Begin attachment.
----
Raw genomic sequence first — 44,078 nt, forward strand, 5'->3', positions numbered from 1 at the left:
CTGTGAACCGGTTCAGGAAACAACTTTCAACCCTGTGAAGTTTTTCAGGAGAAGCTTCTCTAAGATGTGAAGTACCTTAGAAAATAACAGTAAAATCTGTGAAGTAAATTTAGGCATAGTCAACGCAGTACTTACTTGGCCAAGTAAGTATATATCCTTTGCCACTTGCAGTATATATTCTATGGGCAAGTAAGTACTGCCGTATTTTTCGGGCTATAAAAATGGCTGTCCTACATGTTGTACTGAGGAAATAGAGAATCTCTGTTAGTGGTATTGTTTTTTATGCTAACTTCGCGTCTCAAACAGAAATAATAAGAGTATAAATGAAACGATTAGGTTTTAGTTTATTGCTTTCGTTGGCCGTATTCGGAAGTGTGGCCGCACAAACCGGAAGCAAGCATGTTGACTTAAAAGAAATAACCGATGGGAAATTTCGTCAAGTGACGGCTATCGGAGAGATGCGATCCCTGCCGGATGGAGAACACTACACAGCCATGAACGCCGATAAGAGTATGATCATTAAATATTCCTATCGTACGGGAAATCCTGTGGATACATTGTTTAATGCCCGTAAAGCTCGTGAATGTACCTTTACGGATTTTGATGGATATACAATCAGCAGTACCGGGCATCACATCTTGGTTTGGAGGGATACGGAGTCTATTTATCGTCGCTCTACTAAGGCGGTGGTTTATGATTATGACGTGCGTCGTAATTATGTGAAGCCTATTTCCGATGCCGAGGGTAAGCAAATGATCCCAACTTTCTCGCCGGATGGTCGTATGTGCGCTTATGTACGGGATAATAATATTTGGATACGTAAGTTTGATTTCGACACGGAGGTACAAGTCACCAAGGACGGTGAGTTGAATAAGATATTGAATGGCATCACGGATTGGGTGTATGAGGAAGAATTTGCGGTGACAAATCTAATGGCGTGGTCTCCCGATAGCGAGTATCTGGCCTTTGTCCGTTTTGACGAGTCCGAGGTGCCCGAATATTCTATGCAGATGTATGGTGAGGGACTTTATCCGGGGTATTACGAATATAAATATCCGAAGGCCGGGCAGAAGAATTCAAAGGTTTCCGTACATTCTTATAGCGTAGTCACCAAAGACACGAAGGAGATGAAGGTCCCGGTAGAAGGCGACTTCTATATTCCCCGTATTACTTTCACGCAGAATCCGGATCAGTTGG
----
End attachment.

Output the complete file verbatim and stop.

Raw genomic sequence first — 44,078 nt, forward strand, 5'->3', positions numbered from 1 at the left:
CTGTGAACCGGTTCAGGAAACAACTTTCAACCCTGTGAAGTTTTTCAGGAGAAGCTTCTCTAAGATGTGAAGTACCTTAGAAAATAACAGTAAAATCTGTGAAGTAAATTTAGGCATAGTCAACGCAGTACTTACTTGGCCAAGTAAGTATATATCCTTTGCCACTTGCAGTATATATTCTATGGGCAAGTAAGTACTGCCGTATTTTTCGGGCTATAAAAATGGCTGTCCTACATGTTGTACTGAGGAAATAGAGAATCTCTGTTAGTGGTATTGTTTTTTATGCTAACTTCGCGTCTCAAACAGAAATAATAAGAGTATAAATGAAACGATTAGGTTTTAGTTTATTGCTTTCGTTGGCCGTATTCGGAAGTGTGGCCGCACAAACCGGAAGCAAGCATGTTGACTTAAAAGAAATAACCGATGGGAAATTTCGTCAAGTGACGGCTATCGGAGAGATGCGATCCCTGCCGGATGGAGAACACTACACAGCCATGAACGCCGATAAGAGTATGATCATTAAATATTCCTATCGTACGGGAAATCCTGTGGATACATTGTTTAATGCCCGTAAAGCTCGTGAATGTACCTTTACGGATTTTGATGGATATACAATCAGCAGTACCGGGCATCACATCTTGGTTTGGAGGGATACGGAGTCTATTTATCGTCGCTCTACTAAGGCGGTGGTTTATGATTATGACGTGCGTCGTAATTATGTGAAGCCTATTTCCGATGCCGAGGGTAAGCAAATGATCCCAACTTTCTCGCCGGATGGTCGTATGTGCGCTTATGTACGGGATAATAATATTTGGATACGTAAGTTTGATTTCGACACGGAGGTACAAGTCACCAAGGACGGTGAGTTGAATAAGATATTGAATGGCATCACGGATTGGGTGTATGAGGAAGAATTTGCGGTGACAAATCTAATGGCGTGGTCTCCCGATAGCGAGTATCTGGCCTTTGTCCGTTTTGACGAGTCCGAGGTGCCCGAATATTCTATGCAGATGTATGGTGAGGGACTTTATCCGGGGTATTACGAATATAAATATCCGAAGGCCGGGCAGAAGAATTCAAAGGTTTCCGTACATTCTTATAGCGTAGTCACCAAAGACACGAAGGAGATGAAGGTCCCGGTAGAAGGCGACTTCTATATTCCCCGTATTACTTTCACGCAGAATCCGGATCAGTTGG